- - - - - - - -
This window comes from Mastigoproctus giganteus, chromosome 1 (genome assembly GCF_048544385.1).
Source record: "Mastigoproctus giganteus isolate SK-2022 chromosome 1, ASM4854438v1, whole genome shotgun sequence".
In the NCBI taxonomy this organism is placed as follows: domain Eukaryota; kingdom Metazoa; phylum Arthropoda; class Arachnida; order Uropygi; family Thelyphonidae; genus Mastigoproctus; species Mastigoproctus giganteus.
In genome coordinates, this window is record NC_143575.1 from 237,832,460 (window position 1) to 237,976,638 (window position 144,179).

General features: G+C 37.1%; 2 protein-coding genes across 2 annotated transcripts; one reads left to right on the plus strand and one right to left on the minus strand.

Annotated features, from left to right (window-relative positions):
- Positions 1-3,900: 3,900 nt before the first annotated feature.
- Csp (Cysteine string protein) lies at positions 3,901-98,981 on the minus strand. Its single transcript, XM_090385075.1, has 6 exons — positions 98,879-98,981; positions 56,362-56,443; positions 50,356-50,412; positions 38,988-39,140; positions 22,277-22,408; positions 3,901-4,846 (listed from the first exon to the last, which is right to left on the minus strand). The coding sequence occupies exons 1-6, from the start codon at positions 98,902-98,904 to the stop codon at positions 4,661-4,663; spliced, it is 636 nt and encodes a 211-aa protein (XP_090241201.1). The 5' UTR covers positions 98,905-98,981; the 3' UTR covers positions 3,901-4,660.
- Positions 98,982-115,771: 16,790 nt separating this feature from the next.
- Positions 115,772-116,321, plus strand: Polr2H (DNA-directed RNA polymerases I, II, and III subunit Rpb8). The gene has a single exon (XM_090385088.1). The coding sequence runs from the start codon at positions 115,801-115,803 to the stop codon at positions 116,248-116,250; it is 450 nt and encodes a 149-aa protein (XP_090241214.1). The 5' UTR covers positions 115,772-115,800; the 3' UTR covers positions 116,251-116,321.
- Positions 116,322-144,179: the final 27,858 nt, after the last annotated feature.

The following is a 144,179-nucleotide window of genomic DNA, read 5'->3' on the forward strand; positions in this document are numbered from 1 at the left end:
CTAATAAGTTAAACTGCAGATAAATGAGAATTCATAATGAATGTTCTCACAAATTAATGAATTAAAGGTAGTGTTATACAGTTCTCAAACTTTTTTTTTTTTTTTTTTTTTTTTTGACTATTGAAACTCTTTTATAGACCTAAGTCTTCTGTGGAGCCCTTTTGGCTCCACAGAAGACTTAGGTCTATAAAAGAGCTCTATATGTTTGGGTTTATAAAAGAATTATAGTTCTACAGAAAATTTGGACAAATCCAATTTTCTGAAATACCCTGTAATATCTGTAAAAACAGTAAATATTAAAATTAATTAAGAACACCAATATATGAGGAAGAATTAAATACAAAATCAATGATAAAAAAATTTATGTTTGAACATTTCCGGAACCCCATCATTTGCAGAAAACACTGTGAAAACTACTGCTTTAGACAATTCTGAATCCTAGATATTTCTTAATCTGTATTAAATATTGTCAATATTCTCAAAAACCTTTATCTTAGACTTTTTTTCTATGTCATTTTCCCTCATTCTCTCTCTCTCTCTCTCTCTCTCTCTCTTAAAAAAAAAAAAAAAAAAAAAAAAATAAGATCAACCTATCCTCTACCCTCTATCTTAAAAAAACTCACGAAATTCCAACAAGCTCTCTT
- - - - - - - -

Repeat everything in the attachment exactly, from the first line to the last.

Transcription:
This window comes from Mastigoproctus giganteus, chromosome 1 (genome assembly GCF_048544385.1).
Source record: "Mastigoproctus giganteus isolate SK-2022 chromosome 1, ASM4854438v1, whole genome shotgun sequence".
In the NCBI taxonomy this organism is placed as follows: domain Eukaryota; kingdom Metazoa; phylum Arthropoda; class Arachnida; order Uropygi; family Thelyphonidae; genus Mastigoproctus; species Mastigoproctus giganteus.
In genome coordinates, this window is record NC_143575.1 from 237,832,460 (window position 1) to 237,976,638 (window position 144,179).

General features: G+C 37.1%; 2 protein-coding genes across 2 annotated transcripts; one reads left to right on the plus strand and one right to left on the minus strand.

Annotated features, from left to right (window-relative positions):
- Positions 1-3,900: 3,900 nt before the first annotated feature.
- Csp (Cysteine string protein) lies at positions 3,901-98,981 on the minus strand. Its single transcript, XM_090385075.1, has 6 exons — positions 98,879-98,981; positions 56,362-56,443; positions 50,356-50,412; positions 38,988-39,140; positions 22,277-22,408; positions 3,901-4,846 (listed from the first exon to the last, which is right to left on the minus strand). The coding sequence occupies exons 1-6, from the start codon at positions 98,902-98,904 to the stop codon at positions 4,661-4,663; spliced, it is 636 nt and encodes a 211-aa protein (XP_090241201.1). The 5' UTR covers positions 98,905-98,981; the 3' UTR covers positions 3,901-4,660.
- Positions 98,982-115,771: 16,790 nt separating this feature from the next.
- Positions 115,772-116,321, plus strand: Polr2H (DNA-directed RNA polymerases I, II, and III subunit Rpb8). The gene has a single exon (XM_090385088.1). The coding sequence runs from the start codon at positions 115,801-115,803 to the stop codon at positions 116,248-116,250; it is 450 nt and encodes a 149-aa protein (XP_090241214.1). The 5' UTR covers positions 115,772-115,800; the 3' UTR covers positions 116,251-116,321.
- Positions 116,322-144,179: the final 27,858 nt, after the last annotated feature.

The following is a 144,179-nucleotide window of genomic DNA, read 5'->3' on the forward strand; positions in this document are numbered from 1 at the left end:
CTAATAAGTTAAACTGCAGATAAATGAGAATTCATAATGAATGTTCTCACAAATTAATGAATTAAAGGTAGTGTTATACAGTTCTCAAACTTTTTTTTTTTTTTTTTTTTTTTTTGACTATTGAAACTCTTTTATAGACCTAAGTCTTCTGTGGAGCCCTTTTGGCTCCACAGAAGACTTAGGTCTATAAAAGAGCTCTATATGTTTGGGTTTATAAAAGAATTATAGTTCTACAGAAAATTTGGACAAATCCAATTTTCTGAAATACCCTGTAATATCTGTAAAAACAGTAAATATTAAAATTAATTAAGAACACCAATATATGAGGAAGAATTAAATACAAAATCAATGATAAAAAAATTTATGTTTGAACATTTCCGGAACCCCATCATTTGCAGAAAACACTGTGAAAACTACTGCTTTAGACAATTCTGAATCCTAGATATTTCTTAATCTGTATTAAATATTGTCAATATTCTCAAAAACCTTTATCTTAGACTTTTTTTCTATGTCATTTTCCCTCATTCTCTCTCTCTCTCTCTCTCTCTCTCTCTTAAAAAAAAAAAAAAAAAAAAAAAAATAAGATCAACCTATCCTCTACCCTCTATCTTAAAAAAACTCACGAAATTCCAACAAGCTCTCTT